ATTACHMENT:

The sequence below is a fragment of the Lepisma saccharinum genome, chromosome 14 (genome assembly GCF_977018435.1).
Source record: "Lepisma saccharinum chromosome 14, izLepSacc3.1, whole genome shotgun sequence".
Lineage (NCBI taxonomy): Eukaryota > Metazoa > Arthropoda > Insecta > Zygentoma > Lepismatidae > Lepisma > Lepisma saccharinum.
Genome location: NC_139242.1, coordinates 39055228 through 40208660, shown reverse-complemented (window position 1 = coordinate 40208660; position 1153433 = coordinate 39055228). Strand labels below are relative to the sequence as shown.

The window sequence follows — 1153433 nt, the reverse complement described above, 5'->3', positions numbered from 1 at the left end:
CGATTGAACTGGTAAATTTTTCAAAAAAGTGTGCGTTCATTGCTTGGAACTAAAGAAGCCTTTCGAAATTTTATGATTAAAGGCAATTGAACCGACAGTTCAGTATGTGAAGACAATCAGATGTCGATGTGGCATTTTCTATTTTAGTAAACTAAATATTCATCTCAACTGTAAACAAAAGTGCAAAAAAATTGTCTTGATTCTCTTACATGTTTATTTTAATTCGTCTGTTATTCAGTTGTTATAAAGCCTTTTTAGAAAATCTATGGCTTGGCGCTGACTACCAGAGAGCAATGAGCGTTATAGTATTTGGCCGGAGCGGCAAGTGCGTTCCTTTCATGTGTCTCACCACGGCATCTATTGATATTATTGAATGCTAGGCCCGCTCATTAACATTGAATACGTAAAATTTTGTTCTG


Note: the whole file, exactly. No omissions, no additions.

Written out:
The sequence below is a fragment of the Lepisma saccharinum genome, chromosome 14 (genome assembly GCF_977018435.1).
Source record: "Lepisma saccharinum chromosome 14, izLepSacc3.1, whole genome shotgun sequence".
Lineage (NCBI taxonomy): Eukaryota > Metazoa > Arthropoda > Insecta > Zygentoma > Lepismatidae > Lepisma > Lepisma saccharinum.
Genome location: NC_139242.1, coordinates 39055228 through 40208660, shown reverse-complemented (window position 1 = coordinate 40208660; position 1153433 = coordinate 39055228). Strand labels below are relative to the sequence as shown.

The window sequence follows — 1153433 nt, the reverse complement described above, 5'->3', positions numbered from 1 at the left end:
CGATTGAACTGGTAAATTTTTCAAAAAAGTGTGCGTTCATTGCTTGGAACTAAAGAAGCCTTTCGAAATTTTATGATTAAAGGCAATTGAACCGACAGTTCAGTATGTGAAGACAATCAGATGTCGATGTGGCATTTTCTATTTTAGTAAACTAAATATTCATCTCAACTGTAAACAAAAGTGCAAAAAAATTGTCTTGATTCTCTTACATGTTTATTTTAATTCGTCTGTTATTCAGTTGTTATAAAGCCTTTTTAGAAAATCTATGGCTTGGCGCTGACTACCAGAGAGCAATGAGCGTTATAGTATTTGGCCGGAGCGGCAAGTGCGTTCCTTTCATGTGTCTCACCACGGCATCTATTGATATTATTGAATGCTAGGCCCGCTCATTAACATTGAATACGTAAAATTTTGTTCTG